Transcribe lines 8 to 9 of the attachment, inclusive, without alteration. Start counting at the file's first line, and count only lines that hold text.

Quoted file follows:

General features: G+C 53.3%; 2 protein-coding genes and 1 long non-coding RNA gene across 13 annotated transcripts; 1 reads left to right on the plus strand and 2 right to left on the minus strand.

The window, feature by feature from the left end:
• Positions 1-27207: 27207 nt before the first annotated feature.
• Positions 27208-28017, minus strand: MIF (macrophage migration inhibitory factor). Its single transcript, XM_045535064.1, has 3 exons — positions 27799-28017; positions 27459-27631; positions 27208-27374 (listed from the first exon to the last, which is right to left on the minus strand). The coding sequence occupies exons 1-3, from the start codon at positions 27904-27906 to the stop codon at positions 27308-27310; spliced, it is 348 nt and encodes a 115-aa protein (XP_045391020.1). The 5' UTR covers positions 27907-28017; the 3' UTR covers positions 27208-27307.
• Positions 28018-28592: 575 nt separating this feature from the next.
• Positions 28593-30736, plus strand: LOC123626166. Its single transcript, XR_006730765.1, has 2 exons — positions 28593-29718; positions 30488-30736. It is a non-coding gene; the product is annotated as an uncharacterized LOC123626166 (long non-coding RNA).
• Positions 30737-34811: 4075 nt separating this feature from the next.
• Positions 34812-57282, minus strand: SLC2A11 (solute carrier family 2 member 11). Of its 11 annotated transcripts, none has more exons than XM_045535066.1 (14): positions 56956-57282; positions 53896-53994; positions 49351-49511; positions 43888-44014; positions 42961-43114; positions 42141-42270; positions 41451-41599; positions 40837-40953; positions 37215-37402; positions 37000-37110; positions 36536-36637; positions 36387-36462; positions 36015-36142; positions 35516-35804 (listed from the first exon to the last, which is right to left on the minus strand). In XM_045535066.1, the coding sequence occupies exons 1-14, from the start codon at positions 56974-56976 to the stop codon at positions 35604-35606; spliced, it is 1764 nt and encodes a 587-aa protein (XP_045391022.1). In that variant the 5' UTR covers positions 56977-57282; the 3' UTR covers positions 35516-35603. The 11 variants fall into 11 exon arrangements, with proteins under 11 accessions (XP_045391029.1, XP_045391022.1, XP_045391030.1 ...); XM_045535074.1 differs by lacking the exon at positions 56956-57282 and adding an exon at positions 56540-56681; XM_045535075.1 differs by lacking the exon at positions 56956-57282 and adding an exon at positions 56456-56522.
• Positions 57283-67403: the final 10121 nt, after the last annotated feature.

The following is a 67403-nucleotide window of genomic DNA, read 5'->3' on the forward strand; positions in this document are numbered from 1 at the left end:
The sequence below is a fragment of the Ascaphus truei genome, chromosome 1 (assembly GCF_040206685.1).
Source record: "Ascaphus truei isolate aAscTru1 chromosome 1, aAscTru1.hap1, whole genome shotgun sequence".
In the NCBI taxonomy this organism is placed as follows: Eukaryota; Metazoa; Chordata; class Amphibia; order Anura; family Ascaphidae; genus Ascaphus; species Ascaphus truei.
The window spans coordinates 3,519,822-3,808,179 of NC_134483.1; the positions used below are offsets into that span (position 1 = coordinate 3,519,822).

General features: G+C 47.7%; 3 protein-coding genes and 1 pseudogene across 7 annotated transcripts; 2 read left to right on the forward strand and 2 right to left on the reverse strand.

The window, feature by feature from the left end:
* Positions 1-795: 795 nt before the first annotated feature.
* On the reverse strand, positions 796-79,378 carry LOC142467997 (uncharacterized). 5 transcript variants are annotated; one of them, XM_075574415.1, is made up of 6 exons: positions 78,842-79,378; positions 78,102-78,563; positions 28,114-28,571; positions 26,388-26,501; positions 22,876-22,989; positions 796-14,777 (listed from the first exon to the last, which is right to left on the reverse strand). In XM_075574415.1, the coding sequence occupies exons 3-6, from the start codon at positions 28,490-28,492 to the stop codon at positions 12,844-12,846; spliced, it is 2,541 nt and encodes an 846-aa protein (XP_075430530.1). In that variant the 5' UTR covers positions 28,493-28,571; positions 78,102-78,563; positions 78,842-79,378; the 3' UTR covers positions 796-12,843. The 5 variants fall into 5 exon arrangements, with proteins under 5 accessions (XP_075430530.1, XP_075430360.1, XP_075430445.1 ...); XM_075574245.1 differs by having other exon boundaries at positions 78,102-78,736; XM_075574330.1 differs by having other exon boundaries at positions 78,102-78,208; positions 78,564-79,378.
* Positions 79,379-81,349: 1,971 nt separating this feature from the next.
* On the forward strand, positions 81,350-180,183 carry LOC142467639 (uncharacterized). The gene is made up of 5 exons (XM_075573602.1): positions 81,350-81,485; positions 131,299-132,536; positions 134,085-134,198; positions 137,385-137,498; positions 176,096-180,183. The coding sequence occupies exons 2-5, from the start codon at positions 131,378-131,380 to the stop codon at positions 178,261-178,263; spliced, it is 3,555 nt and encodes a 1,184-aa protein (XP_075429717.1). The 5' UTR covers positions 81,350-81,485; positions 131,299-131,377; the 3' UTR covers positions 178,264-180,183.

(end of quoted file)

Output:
• Positions 34812-57282, minus strand: SLC2A11 (solute carrier family 2 member 11). Of its 11 annotated transcripts, none has more exons than XM_045535066.1 (14): positions 56956-57282; positions 53896-53994; positions 49351-49511; positions 43888-44014; positions 42961-43114; positions 42141-42270; positions 41451-41599; positions 40837-40953; positions 37215-37402; positions 37000-37110; positions 36536-36637; positions 36387-36462; positions 36015-36142; positions 35516-35804 (listed from the first exon to the last, which is right to left on the minus strand). In XM_045535066.1, the coding sequence occupies exons 1-14, from the start codon at positions 56974-56976 to the stop codon at positions 35604-35606; spliced, it is 1764 nt and encodes a 587-aa protein (XP_045391022.1). In that variant the 5' UTR covers positions 56977-57282; the 3' UTR covers positions 35516-35603. The 11 variants fall into 11 exon arrangements, with proteins under 11 accessions (XP_045391029.1, XP_045391022.1, XP_045391030.1 ...); XM_045535074.1 differs by lacking the exon at positions 56956-57282 and adding an exon at positions 56540-56681; XM_045535075.1 differs by lacking the exon at positions 56956-57282 and adding an exon at positions 56456-56522.
• Positions 57283-67403: the final 10121 nt, after the last annotated feature.